• Best credit card for MS: American Express Starwood Preferred Guest – $20,000 spent earns 25,000 AAdvantage miles.
  • Amount of points per $1000 of MS: 1,000 miles (1,250 miles if you spend $20,000).
  • Normal buying price: ~3.25 cents per point if you buy 25,000 miles ($27.50 + 7.5% tax per 1,000 miles + $30 transaction charge).
  • Required effective cash-back rate: >4.06% cash back if you spend $20,000.
  • Notes: There is a limit of 80,000 miles bought or received each year per account.  The $27.50 price assumes you buy 6,000 miles or more.  If you buy the maximum 80,000 miles in one transaction, you pay ~3 cents per point since the transaction fee is spread out over a larger number of miles bought.  This lowers the required effective cash-back rate to 3.75%.  AAdvantage has had some sales lately.  The Citi Executive AAdvantage card also earns 10,000 EQM after spending $40,000, so that’s worth taking into consideration.

AviancaTaca Lifemiles

  • Best credit card for MS: US Bank Lifemiles Visa
  • Amount of points per $1000 of MS: 1,000 miles
  • Normal buying price: 3 cents per point, but frequent 2×1 sales allow you to buy at 1.5 cents per point for much of the year.
  • Required effective cash-back rate: 1.5% cash-back, so 2% cash-back cards are better than the Lifemiles Visa.
  • Notes: When I purchase Lifemiles, I use my Barclays Arrival card, which earns 2.2% back toward travel, since there are no foreign transactions fees and because the purchase processes through Avianca, so I can my Barclays Arrival points to reimburse myself.

British Airways Avios

  • Best credit card for MS: Chase Ink Plus/Bold (5X at Office Supply Stores) with triple-dip.  After that, American Express Everyday Preferred earns 4.5x on supermarkets for the first $6,000 if you have 30 purchases in one billing cycle. American Express Premier Rewards Gold (2X at supermarkets, plus 15,000 bonus points after spending $30,000).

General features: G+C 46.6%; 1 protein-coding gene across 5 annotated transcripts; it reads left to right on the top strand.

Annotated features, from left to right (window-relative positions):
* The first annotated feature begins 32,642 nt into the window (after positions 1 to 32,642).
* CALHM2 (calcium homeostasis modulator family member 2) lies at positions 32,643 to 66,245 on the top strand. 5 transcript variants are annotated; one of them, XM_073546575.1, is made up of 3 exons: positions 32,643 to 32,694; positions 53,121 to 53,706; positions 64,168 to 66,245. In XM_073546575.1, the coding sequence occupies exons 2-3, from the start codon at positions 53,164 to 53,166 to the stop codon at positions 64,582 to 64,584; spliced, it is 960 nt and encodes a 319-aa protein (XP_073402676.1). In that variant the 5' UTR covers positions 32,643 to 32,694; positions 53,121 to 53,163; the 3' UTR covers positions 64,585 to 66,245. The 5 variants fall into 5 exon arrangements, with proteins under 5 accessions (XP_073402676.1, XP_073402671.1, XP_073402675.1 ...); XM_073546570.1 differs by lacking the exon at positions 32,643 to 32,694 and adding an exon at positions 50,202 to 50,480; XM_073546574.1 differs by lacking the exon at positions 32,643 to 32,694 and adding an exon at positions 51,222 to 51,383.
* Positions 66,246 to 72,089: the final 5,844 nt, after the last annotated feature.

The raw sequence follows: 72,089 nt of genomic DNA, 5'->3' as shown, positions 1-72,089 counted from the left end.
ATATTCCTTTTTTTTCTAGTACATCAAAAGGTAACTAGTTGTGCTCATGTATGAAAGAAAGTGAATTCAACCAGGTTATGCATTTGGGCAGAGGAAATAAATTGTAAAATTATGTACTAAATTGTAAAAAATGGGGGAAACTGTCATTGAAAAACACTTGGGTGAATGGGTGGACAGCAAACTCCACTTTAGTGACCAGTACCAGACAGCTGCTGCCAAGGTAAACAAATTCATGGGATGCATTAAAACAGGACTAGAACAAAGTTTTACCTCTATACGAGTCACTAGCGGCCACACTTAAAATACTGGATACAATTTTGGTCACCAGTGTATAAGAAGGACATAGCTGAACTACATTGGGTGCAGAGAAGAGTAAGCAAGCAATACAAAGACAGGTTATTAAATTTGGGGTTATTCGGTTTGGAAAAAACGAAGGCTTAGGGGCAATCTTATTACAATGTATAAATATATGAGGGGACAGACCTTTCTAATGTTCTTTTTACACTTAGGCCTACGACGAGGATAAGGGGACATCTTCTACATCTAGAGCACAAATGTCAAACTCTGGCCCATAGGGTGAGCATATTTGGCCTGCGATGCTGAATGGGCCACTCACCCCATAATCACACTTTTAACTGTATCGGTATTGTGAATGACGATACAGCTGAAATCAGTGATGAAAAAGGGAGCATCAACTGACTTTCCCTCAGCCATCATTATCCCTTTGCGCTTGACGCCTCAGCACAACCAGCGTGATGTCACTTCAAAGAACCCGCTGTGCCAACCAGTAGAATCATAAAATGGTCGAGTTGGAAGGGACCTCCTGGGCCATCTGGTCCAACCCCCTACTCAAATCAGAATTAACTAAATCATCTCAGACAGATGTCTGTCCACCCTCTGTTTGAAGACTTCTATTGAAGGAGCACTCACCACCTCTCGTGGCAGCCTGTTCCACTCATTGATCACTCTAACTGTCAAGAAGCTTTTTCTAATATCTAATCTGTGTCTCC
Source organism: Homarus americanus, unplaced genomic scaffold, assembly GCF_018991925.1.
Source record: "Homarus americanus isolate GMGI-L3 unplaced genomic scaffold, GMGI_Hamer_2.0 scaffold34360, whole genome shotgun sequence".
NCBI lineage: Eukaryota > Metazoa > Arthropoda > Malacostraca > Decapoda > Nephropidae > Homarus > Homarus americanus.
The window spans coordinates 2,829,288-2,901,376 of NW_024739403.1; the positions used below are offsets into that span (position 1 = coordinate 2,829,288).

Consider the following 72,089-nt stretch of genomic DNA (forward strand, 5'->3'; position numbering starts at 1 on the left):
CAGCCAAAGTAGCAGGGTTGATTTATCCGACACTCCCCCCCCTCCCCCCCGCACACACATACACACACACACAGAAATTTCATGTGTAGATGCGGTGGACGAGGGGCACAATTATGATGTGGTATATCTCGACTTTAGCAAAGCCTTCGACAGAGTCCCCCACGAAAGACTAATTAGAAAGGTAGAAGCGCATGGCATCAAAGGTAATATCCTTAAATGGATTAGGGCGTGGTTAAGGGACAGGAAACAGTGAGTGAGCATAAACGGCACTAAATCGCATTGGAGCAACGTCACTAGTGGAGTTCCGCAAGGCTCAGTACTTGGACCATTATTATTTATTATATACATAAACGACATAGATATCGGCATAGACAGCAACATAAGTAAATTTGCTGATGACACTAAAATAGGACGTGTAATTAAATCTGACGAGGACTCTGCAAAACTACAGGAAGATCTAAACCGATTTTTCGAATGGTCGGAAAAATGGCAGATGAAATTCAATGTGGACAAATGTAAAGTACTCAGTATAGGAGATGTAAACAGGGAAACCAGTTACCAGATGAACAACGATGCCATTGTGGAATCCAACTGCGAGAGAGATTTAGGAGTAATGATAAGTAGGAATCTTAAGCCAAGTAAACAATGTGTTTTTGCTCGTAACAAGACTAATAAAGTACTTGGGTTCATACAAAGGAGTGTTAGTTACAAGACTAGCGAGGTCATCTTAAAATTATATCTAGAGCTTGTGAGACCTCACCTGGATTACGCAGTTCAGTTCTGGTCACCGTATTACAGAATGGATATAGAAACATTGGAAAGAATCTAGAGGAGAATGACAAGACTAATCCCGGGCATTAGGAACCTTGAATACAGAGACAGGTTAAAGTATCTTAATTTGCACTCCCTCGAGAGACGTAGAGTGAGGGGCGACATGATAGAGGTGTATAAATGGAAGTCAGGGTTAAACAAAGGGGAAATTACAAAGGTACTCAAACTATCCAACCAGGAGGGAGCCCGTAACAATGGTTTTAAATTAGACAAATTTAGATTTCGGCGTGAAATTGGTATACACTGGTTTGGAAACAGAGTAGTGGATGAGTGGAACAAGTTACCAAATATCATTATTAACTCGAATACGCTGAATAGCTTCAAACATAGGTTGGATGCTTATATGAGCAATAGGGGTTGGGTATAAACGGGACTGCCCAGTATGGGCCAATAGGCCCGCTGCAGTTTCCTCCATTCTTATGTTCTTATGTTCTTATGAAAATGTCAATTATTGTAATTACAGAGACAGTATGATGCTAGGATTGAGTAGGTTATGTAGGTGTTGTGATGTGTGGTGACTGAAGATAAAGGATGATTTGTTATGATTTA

• Amount of points per $1000 of MS: 5,000 Avios with Chase Ink, 4,500 Avios with Everyday Preferred (max 27,000 points), then 2,000 Avios with American Express (2,500 if you spend $30,000).
  • Normal buying price: ~2.85 cents per point if you buy 27,000 Avios. Limit 27,000 Avios purchased per year.
  • Required effective cash-back rate: >14.25% cash-back with Chase Ink, down to 5.7% cash-back with Premier Rewards Gold.  Either way, not a good idea to buy points when manufactured spending is available.
  • Notes:  The American Express Premier Rewards Gold card earns 2,000 Avios per $1,000 spent and has lower fees than the Office Depot route once the triple-dip ends.  The British Airways Chase Visa earns 1.25 Avios/$ and gives a “travel together” companion ticket after $30,000, but availability can be tough to find.

Delta Air Lines Skymiles

  • Best credit card for MS: American Express Everyday Preferred earns 4.5x on supermarkets for the first $6,000 if you have 30 purchases in one billing cycle. American Express Premier Rewards Gold (2 points/dollar at gas stations and supermarkets). If you spend $30,000 in a year on the American Express Premier Rewards Gold card, you get an additional 15,000 points.